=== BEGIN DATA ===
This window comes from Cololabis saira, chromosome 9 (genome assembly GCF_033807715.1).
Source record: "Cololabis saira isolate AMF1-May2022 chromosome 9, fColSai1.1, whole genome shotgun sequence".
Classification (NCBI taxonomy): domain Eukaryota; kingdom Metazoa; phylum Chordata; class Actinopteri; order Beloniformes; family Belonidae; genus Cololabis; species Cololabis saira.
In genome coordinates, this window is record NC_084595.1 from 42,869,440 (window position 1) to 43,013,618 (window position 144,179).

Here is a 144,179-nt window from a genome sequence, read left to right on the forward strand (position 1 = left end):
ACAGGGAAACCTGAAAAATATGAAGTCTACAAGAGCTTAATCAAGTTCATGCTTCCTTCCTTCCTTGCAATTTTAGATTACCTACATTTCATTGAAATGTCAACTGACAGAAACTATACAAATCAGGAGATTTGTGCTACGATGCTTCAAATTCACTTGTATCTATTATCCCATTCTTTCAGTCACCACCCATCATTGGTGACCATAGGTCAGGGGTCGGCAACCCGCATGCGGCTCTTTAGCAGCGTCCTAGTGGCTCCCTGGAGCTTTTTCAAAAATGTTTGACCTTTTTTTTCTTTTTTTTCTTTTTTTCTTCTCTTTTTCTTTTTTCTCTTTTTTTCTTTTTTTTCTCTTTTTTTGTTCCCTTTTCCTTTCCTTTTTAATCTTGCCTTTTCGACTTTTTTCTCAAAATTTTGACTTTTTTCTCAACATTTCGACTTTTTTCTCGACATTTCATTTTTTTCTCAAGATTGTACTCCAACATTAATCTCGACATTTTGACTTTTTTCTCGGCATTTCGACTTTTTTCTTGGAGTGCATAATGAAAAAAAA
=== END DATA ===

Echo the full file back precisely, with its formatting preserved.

This window comes from Cololabis saira, chromosome 9 (genome assembly GCF_033807715.1).
Source record: "Cololabis saira isolate AMF1-May2022 chromosome 9, fColSai1.1, whole genome shotgun sequence".
Classification (NCBI taxonomy): domain Eukaryota; kingdom Metazoa; phylum Chordata; class Actinopteri; order Beloniformes; family Belonidae; genus Cololabis; species Cololabis saira.
In genome coordinates, this window is record NC_084595.1 from 42,869,440 (window position 1) to 43,013,618 (window position 144,179).

Here is a 144,179-nt window from a genome sequence, read left to right on the forward strand (position 1 = left end):
ACAGGGAAACCTGAAAAATATGAAGTCTACAAGAGCTTAATCAAGTTCATGCTTCCTTCCTTCCTTGCAATTTTAGATTACCTACATTTCATTGAAATGTCAACTGACAGAAACTATACAAATCAGGAGATTTGTGCTACGATGCTTCAAATTCACTTGTATCTATTATCCCATTCTTTCAGTCACCACCCATCATTGGTGACCATAGGTCAGGGGTCGGCAACCCGCATGCGGCTCTTTAGCAGCGTCCTAGTGGCTCCCTGGAGCTTTTTCAAAAATGTTTGACCTTTTTTTTCTTTTTTTTCTTTTTTTCTTCTCTTTTTCTTTTTTCTCTTTTTTTCTTTTTTTTCTCTTTTTTTGTTCCCTTTTCCTTTCCTTTTTAATCTTGCCTTTTCGACTTTTTTCTCAAAATTTTGACTTTTTTCTCAACATTTCGACTTTTTTCTCGACATTTCATTTTTTTCTCAAGATTGTACTCCAACATTAATCTCGACATTTTGACTTTTTTCTCGGCATTTCGACTTTTTTCTTGGAGTGCATAATGAAAAAAAA